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Review of

Kate on the Case by Hannah Peck

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Meet Kate, although I got the impression she'd rather be a Catherine – and one specific Catherine at that. For Catherine Rodriguez is Kate's idol, and the author of our heroine's favourite possession, The Special Correspondent Manual. Armed with a plucky father, that book, and her talking mouse called Rupert, she is all equipped to manage a train ride to the Arctic, to see her scientist mother for the first time in yonks. However, this is a train ride with a difference, for on board is a greedy-seeming harridan and her cat, a thief – and two glowing eyes, shining from the darkness in a blink-and-you'll-miss-them style. It's definitely a case for a new young investigative journalist... Full Review

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Review of

Luna Rae is Not Alone by Hayley Webster

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Luna Rae has just moved house. Moving house is always tricky, but especially when you're ten years old, and you miss your old home, and you and your little sister have to start a new school but your mum seems to be out working all the time. Then there's your dad, who doesn't seem like he's coping so well, and so there's no one to take care of things but you. Everything feels different, and strange, and mysterious, and so Luna finds a way of coping is by watching. She turns detective, and starts keeping an eye on her new neighbourhood, but it turns out she's not the only one keeping watch! Full Review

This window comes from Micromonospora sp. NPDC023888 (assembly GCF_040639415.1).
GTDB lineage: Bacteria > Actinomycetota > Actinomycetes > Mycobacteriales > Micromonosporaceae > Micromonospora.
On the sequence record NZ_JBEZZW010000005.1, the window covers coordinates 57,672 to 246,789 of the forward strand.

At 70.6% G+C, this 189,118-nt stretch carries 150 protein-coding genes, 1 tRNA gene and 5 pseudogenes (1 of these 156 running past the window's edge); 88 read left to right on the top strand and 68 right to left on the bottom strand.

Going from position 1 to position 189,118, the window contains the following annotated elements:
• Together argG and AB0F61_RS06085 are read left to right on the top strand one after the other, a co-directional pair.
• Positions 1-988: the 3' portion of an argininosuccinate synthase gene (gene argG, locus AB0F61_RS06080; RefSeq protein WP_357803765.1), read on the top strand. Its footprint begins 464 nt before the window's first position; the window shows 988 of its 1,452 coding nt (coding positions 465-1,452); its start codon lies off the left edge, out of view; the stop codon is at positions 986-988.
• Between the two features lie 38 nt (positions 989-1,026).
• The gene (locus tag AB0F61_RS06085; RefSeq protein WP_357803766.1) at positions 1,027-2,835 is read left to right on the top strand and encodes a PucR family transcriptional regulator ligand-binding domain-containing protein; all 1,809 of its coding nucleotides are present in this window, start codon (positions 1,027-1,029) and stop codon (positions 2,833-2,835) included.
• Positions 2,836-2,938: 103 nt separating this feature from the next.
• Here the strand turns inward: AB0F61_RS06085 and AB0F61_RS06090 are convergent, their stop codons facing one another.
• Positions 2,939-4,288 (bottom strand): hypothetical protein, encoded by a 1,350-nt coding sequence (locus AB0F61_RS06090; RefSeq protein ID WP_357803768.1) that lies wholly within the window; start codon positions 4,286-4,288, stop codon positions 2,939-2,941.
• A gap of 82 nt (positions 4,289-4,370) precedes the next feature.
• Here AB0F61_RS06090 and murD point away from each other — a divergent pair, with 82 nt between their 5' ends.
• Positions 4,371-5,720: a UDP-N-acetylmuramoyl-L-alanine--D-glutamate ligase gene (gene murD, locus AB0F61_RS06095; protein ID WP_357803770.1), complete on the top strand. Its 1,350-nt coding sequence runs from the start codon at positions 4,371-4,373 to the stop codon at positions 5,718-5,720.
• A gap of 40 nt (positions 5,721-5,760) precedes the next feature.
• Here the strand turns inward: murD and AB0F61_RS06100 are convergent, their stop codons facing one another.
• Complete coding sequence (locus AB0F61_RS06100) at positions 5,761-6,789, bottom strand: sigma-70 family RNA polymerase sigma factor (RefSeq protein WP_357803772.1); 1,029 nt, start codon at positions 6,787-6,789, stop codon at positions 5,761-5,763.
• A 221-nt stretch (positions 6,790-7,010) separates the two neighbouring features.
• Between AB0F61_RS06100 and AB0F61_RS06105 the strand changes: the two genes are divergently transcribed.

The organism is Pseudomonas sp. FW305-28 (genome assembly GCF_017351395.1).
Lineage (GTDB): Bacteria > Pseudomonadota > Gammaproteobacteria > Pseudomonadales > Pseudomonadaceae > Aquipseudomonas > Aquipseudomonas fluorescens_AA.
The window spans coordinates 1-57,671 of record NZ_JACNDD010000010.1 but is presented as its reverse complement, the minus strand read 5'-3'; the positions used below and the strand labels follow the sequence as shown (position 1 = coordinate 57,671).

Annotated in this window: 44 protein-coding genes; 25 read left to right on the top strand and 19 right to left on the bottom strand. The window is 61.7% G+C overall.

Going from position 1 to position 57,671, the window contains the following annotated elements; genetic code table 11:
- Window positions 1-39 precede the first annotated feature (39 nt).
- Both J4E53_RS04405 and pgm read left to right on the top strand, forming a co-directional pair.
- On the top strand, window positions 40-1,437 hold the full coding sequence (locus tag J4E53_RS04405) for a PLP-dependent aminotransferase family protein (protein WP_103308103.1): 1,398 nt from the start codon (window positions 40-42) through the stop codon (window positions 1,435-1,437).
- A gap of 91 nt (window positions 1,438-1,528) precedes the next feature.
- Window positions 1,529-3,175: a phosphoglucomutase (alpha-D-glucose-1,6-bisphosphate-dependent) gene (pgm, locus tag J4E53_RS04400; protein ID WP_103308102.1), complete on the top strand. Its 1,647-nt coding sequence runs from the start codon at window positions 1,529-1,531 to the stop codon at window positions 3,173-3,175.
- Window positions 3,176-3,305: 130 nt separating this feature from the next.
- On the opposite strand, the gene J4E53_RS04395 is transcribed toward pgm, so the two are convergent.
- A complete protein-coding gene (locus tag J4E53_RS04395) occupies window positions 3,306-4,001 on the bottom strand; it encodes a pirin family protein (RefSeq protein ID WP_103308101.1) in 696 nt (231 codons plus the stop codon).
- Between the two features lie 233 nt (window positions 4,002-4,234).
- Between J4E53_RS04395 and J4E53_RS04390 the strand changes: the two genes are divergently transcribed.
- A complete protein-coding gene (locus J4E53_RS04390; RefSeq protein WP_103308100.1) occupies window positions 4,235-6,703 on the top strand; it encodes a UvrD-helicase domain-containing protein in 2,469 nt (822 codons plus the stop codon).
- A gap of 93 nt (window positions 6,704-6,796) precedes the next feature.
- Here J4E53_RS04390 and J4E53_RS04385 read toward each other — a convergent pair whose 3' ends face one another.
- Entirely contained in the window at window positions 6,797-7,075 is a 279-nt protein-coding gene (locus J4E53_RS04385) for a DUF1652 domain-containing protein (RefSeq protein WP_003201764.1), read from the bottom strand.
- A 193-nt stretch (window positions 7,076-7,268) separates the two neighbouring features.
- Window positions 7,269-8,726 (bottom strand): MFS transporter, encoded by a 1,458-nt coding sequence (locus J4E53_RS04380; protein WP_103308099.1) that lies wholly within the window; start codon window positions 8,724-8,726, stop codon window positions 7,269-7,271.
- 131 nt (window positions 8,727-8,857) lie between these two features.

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Review of

Two Terrible Vikings by Francesca Simon and Steve May

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In a small Viking village there live two twins, Hack and Whack, who are eager to be the very worst Vikings ever! Nothing can stop their mad marauding, as they cause havoc at a birthday party, chaos whilst tracking a troll, and undertake a grand journey to raid Bad Island with their friends! They get up to all kinds of mischief and naughty behaviour, along with their wolf-cub Bitey-Bitey, and their crazy cast of friends. Full Review